Property Trends Higher interest rates to weigh on the housing market
The Reserve Banks Monetary Policy Committee (MPC) announced, on the 8th of December 2006, an increase of 50 basis points in the repo rate, which saw the banks prime and mortgage rates rising to 12,5%. Interest rates have been hiked by a total of 200 basis points since June 2006.
Volatility in the rand exchange rate and international oil prices, together with increasing inflation, prompted the further increase in interest rates. PPI inflation surged to 10% in October (9% in September), while CPIX inflation came in at 5% in October (5,1% in September). Other factors which also contributed to the higher rates include record-high levels of household debt as a result of continued strong growth in private sector credit extension (27,5% year-on-year (y/y) in October), largely driven by mortgage advances growth of 30,9% y/y; the huge trade deficit of R12,9 billion in October, which will contribute to the current account deficit remaining at a level of above 5% of GDP in the fourth quarter; buoyant manufacturing production and retail sales growth, which confirmed that demand is still resilient; and relatively strong real GDP growth (4,7% at a seasonally adjusted annualized rate) in the third quarter.
CPIX inflation is expected to rise above the upper target limit of 6% in the first quarter of 2007. As a result, interest rates are forecast to be hiked further by 50 basis points at each of the MPC meetings in February and April 2007. This could bring banks prime and variable mortgage rates to a level of 13,5% by the second quarter of next year.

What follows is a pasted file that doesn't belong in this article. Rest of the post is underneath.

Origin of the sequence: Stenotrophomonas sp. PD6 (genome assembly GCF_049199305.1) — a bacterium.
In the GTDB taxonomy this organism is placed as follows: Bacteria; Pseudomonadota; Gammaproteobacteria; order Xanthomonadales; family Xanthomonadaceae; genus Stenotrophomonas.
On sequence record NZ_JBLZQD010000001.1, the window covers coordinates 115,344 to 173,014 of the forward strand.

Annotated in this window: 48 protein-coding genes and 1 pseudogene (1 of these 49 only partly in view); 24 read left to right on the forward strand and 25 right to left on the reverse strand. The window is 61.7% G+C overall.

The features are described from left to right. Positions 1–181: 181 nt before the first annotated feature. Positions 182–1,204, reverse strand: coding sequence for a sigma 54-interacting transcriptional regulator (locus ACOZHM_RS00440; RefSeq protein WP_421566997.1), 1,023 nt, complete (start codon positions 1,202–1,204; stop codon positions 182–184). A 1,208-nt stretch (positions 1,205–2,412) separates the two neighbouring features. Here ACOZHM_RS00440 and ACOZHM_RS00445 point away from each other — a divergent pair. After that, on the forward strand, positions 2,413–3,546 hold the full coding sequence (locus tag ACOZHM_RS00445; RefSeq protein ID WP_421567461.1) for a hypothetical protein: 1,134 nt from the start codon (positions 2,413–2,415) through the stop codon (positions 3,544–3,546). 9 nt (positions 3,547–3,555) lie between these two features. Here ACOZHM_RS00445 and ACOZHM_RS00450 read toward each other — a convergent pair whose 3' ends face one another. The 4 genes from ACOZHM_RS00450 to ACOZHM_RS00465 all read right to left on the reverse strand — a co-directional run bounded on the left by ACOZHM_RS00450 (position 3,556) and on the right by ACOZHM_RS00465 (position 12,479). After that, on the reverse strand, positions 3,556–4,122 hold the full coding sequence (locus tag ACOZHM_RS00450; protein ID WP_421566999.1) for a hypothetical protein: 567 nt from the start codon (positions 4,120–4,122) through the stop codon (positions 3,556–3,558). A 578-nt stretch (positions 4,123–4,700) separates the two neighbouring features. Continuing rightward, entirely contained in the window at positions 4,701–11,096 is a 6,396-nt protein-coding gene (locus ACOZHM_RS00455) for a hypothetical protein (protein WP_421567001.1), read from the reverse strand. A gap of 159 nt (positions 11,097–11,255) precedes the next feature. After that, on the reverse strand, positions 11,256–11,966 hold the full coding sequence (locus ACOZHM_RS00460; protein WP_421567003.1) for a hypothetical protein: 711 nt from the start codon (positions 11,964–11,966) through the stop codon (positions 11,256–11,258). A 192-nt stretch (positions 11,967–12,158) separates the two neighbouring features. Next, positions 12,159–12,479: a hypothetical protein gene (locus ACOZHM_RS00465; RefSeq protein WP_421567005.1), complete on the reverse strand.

In view of further interest rate hikes expected up to April 2007, which will have a negative effect on the affordability of housing, nominal house price growth is projected to continue its declining trend well into the new year. In view of average house price growth of 14,6% recorded in the period January to November last year, price growth is estimated at 14,5% for the full year. Nominal house price growth of around 8% is forecast for 2007, with real price growth declining to its lowest level since 1999.
Mortgage advances growth, which was maintained at a level of around 30% y/y since March last year, is expected to slow down to some 28% by the end of 2006 (28,6% at end-2005), and about 15% by the end of 2007, taking into account the above mentioned interest rate projections and a further slowdown in the housing market.
Courtesy Jacques du Toit Senior Economist ABSA Bank